Monthly Archives: August 2012

Hurry Up And Wait…

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It feels like everything in my life is on hold, waiting for something else to happen first – a check’s arrival, some test results, cooler weather – all of which are Beyond My Control. It’s more than a little frustrating.

Adoption is back on the back burner while I concentrate on my health; I’m just a year past my last major manic episode, but depression is still an issue.  Fibromyalgia stole my energy again this summer so my inability to climb the stairs without huffing and puffing is an issue.  The state of the apartment – directly related to my lack of energy – is awful.

So I’m trying not to be discouraged while I wait for things to change.  Some days that works better than others – today is one of the “others”.  Hopefully tomorrow will be one of the “betters”.

Maybe tomorrow I’ll have something interesting to talk about.

Please God, let it be the good kind of interesting!

Edit:  this just in from the Department of Careful What You Wish For… I have a compression fracture at T10 – I guess the old fracture at C4-C5 got lonely.  Wheee – I get to have a Bone Density Scan now!  In other news, my thyroid is still chugging along *just* at the lower end of normal – Hurray for no added pills!

 

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On quack cancer cures, and “alternative medicine” as religion – Boing Boing

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On quack cancer cures, and “alternative medicine” as religion – Boing Boing.

I think the worst thing EVER when I was dealing with cancer treatments was when a friend of a friend said “ask her why she CHOSE cancer”.  The implication was that once I figured that out and learned the lesson from it, cancer would magically go away. Yeah, right…

What made the cancer go away – the first time AND after the relapse 5 years later – was modern science-based medicine.  My attitude was important, my belief that I would get well was important, but on its own was not enough.  I needed – and was lucky to have – the best possible care.  The chief of surgery at Mather AFB did my surgery; my oncologist was one of the best in the Central Valley, as was my radiation oncologist; during my relapse I was treated by one of the best hematologist/oncologists at Sutter Cancer Center, who is now teaching new oncologists at Johns Hopkins; and the chemotherapy unit was staffed by incredibly skilled and gifted nurses and nurse practitioners.  All of these people were willing to discuss alternative and herbal medicine with me, and to work with me in incorporating some of those practices into my treatment plan – as supplemental therapy, not as a replacement.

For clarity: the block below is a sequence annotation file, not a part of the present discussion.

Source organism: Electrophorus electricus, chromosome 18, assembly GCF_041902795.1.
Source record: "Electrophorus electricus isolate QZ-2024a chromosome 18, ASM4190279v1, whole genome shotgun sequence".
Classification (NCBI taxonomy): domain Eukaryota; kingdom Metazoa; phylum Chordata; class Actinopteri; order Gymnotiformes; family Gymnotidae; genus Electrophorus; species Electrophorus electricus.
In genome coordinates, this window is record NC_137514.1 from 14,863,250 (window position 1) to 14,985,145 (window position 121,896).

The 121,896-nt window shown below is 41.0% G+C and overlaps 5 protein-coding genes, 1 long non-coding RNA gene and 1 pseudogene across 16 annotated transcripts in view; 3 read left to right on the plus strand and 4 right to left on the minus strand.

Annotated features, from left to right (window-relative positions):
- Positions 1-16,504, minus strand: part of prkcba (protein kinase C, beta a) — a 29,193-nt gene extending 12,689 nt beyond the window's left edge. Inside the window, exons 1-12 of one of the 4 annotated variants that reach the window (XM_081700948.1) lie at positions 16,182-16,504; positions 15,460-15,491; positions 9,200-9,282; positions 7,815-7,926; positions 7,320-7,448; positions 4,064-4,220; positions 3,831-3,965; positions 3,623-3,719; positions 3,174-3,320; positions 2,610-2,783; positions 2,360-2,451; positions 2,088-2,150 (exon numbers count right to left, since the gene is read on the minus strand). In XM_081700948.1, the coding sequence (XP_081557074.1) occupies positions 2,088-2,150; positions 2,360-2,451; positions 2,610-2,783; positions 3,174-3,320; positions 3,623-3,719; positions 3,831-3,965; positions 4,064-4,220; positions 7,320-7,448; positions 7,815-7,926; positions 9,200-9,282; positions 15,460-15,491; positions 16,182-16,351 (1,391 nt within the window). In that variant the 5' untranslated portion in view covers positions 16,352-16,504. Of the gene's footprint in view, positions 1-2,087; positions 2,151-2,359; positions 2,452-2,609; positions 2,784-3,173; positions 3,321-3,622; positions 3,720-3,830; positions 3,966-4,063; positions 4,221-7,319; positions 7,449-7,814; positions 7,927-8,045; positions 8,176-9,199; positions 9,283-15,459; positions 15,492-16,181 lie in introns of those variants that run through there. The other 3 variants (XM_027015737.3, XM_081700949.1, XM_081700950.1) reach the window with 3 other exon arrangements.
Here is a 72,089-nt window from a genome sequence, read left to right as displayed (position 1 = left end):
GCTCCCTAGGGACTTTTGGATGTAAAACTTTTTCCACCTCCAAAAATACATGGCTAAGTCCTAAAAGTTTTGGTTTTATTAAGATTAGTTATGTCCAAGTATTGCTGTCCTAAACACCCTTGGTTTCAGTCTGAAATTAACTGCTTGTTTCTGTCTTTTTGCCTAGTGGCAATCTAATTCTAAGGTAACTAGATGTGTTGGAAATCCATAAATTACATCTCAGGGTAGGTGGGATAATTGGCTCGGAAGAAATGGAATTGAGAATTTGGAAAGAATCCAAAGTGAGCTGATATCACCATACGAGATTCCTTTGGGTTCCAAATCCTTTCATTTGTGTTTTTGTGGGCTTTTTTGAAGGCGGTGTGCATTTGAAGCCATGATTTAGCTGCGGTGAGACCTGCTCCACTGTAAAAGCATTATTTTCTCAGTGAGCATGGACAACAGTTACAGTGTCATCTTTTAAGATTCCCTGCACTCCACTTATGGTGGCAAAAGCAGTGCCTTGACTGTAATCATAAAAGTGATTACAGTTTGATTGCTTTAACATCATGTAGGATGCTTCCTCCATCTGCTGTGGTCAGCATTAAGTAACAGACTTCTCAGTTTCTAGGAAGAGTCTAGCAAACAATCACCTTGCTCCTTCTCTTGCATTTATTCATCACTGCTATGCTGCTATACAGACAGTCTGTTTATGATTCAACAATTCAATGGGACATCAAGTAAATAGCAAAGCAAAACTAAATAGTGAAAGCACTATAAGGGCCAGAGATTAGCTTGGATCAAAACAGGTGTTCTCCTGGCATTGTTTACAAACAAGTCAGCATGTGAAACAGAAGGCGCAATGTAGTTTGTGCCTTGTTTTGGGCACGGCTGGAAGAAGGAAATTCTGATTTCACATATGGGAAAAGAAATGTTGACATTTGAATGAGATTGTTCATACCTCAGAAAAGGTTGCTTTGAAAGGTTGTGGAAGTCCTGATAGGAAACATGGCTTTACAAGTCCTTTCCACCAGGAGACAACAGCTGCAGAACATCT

I’m still here 20 years after first diagnosis.  I’m pretty sure that’s due to the medical treatments I received.  Thank God I CHOSE to have them, instead of listening to those who thought better self-awareness and coffee enemas were all I needed to be healed.

Once Upon A Time

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In the long-ago that was the internet in 2006 there was a brave young blogger named Molly whose blog was named “Molly Saves the Day.”  One day, after South Dakota made abortion illegal, Molly did some research and posted a quick guide to performing abortions.  She did it not because she wanted to urge people to run out and begin an abortion frenzy – but because she believed the knowledge is valuable, and should be available to all.

That blog no longer exists, and I have found that guide reposted in only one place :   http://thelilithplan.blogspot.com/2010/03/molly-saves-day.html.  I am linking it here because I agree with Molly that the knowledge is valuable – more so now that the War on Women has become so blatant.  I fear that, depending on who wins in November, this information will be illegal within a few years, and that very few medical practitioners will be taught to perform this procedure – and within a decade or two there will be no-one left who knows how to do it.  Maybe I’m being somewhat paranoid… maybe not.  Maybe I’ve just read “The Handmaid’s Tale” one too many times…

I saved Molly’s post as a PDF file, have had it sitting on my secondary hard drive for 6 years, due to that nagging little voice in the back of my head whispering “of course it’s not necessary… but what if…”

So now it’s up to you, to decide whether to save a copy for yourself, in case the no-longer-so-unthinkable occurs.  I’ll be hanging onto my file for a good long while, and pray I never need to pass it on to someone who needs it.  I’ll keep praying that my nieces will never know what it’s like to live in a world where their uterus is not their own.